But Pierce was happy with the acquisition of Jermaine O’Neal.
“I thought it was a great move picking up Jermaine [O’Neal], giving us an inside presence in case Rasheed retires, but sometimes I’m looking at all the players signing and wish we would get on the ball a little bit. I trust in Danny to put a good team around us, but I’m sitting here watching all these good players fall to other teams.”
As far as the changes to the lastest Eastern Conference favorites, the Heat, Pierce had positive things to say about LeBron James‘ televised “Decision,” and the power threesome leading the team on South Beach.
‘It’s a new day and time, man,’ Pierce said when asked if James took his revelation too far. ‘Everything has become a production. You see people living in their homes on reality TV, man. It’s a new day and time.”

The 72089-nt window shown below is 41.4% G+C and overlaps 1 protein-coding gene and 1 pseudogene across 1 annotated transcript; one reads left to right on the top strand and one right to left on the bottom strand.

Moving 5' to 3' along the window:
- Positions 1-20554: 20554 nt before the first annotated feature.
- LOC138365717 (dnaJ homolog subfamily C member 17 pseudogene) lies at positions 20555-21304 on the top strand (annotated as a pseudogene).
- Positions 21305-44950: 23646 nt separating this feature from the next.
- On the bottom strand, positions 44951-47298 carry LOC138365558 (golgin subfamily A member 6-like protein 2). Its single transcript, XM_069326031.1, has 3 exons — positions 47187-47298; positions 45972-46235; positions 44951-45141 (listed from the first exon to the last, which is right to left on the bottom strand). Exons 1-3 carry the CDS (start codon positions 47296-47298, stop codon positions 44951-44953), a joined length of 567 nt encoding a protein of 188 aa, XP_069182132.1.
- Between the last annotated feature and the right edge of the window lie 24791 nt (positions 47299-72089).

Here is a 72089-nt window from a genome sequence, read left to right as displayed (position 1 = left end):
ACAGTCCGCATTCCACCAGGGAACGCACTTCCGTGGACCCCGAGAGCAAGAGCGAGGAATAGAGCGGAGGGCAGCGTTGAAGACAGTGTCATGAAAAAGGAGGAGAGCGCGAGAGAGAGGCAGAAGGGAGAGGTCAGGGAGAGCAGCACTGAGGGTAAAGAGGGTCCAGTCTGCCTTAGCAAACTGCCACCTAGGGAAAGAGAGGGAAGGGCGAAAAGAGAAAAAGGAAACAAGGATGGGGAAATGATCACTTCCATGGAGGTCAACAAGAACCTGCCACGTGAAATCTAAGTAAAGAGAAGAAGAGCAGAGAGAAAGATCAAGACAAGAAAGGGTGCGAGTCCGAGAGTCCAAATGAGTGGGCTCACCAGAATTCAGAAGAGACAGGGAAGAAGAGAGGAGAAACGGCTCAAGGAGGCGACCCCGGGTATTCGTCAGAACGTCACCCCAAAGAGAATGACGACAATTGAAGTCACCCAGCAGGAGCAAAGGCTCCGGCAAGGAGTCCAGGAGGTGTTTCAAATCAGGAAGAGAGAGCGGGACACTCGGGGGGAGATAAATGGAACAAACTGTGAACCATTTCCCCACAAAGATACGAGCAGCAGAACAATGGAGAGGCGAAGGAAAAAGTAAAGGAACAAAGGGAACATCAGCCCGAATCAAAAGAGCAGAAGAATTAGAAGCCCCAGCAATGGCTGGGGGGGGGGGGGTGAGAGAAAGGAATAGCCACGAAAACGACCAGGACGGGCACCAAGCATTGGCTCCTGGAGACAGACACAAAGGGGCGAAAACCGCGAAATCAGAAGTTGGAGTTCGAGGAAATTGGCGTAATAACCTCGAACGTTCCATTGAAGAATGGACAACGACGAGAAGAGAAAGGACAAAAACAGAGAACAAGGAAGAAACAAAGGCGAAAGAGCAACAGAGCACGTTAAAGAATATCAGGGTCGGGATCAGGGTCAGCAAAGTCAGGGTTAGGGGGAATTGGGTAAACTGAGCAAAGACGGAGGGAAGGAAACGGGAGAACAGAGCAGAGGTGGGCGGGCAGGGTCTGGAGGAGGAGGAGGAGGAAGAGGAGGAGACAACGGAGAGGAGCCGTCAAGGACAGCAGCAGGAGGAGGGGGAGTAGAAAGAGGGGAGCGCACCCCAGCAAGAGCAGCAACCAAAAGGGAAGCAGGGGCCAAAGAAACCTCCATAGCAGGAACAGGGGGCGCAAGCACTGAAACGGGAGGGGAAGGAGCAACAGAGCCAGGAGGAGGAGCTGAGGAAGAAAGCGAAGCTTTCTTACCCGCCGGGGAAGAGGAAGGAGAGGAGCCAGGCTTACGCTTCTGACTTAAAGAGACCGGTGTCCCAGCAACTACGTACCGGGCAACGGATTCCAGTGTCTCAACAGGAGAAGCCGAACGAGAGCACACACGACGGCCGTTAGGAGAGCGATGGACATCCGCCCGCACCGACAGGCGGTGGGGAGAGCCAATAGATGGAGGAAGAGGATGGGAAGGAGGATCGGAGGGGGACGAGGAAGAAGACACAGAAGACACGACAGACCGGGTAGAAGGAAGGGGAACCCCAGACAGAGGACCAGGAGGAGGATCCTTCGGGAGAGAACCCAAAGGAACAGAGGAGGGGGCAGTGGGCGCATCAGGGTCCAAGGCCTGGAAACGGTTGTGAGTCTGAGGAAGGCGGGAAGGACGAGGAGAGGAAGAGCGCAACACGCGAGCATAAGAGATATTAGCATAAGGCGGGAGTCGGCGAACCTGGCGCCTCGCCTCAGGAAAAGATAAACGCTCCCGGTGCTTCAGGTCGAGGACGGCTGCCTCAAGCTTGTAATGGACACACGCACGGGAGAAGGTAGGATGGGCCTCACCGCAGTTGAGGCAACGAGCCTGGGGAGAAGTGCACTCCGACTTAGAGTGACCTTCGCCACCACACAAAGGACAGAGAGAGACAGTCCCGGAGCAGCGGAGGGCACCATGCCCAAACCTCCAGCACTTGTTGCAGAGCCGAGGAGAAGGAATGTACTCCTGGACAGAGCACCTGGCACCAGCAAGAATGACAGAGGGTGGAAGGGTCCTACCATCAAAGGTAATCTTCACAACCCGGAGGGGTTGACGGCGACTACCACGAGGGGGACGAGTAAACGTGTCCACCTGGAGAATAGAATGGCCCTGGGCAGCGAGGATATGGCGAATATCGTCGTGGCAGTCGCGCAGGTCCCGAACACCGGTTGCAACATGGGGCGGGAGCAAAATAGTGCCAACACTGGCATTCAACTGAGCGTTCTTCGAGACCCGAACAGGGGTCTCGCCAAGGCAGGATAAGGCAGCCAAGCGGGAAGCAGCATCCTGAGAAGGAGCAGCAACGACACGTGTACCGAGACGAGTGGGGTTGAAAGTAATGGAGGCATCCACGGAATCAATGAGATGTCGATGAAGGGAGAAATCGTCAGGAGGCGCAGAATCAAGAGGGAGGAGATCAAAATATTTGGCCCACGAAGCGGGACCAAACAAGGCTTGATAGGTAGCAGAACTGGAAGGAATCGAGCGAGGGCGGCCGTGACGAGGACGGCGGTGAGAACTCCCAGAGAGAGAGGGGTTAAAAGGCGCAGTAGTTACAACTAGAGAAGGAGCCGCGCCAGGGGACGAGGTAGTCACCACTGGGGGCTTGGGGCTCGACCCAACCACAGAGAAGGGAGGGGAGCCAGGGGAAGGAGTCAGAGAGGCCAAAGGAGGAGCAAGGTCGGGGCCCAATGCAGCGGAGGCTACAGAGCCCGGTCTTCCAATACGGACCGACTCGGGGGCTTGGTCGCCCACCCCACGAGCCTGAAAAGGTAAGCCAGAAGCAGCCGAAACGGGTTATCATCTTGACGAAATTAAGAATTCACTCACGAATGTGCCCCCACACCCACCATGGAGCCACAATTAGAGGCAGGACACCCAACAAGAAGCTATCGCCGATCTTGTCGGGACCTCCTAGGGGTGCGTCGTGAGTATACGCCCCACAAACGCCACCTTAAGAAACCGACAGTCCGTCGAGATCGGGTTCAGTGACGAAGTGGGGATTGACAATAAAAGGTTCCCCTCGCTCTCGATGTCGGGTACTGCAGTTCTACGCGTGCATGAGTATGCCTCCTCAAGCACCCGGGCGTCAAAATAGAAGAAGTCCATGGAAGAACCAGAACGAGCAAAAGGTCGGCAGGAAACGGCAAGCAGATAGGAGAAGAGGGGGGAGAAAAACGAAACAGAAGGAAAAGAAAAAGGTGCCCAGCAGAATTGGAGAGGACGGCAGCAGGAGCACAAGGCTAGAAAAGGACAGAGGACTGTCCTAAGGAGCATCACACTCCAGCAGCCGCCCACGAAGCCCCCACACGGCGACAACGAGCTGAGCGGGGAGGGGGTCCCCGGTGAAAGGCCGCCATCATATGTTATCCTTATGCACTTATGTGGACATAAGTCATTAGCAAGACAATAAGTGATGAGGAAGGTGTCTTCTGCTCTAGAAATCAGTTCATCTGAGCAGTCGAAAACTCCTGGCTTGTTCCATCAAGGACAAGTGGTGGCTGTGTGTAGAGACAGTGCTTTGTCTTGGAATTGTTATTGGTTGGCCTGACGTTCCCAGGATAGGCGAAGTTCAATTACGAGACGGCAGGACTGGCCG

On James, Dwyane Wade and Chris Bosh, Pierce said, ‘The beginning of a new era … I think you’ll see more of this. Superstars are going to get together now to form teams. You’re hearing now about Chris Paul and [Carmelo Anthony] getting together to join Amar’e (Stoudemire) in New York next year. I think this is the way things are going to happen now.’
|Ainge: Tony Allen leaving ‘not a financial decision’||07.14.10 at 10:10 pm ET|
WALTHAM — Celtics president of basketball operations Danny Ainge had plenty to talk about on Wednesday as he introduced center Jermaine O’Neal to the Boston media, but perhaps the most the most interesting topic touched on was swingman Tony Allen‘s defection to the Memphis Grizzlies for a three-year deal worth a reported $9.7 million.
In discussing the situation with reporters, Ainge indicated that the Celtics had hoped to bring Allen, one of their three 2004 first-round draft choices, back. He said that money was not a driving factor in Allen’s decision to leave.
“Things did work out for Tony, we had a good six years with Tony,” Ainge said when asked what didn’t work out in negotiations. “We wanted Tony back and we tried to get him. It wasn’t a financial decision, there were other decisions, so I think that’s a question you’ll have to ask Tony.”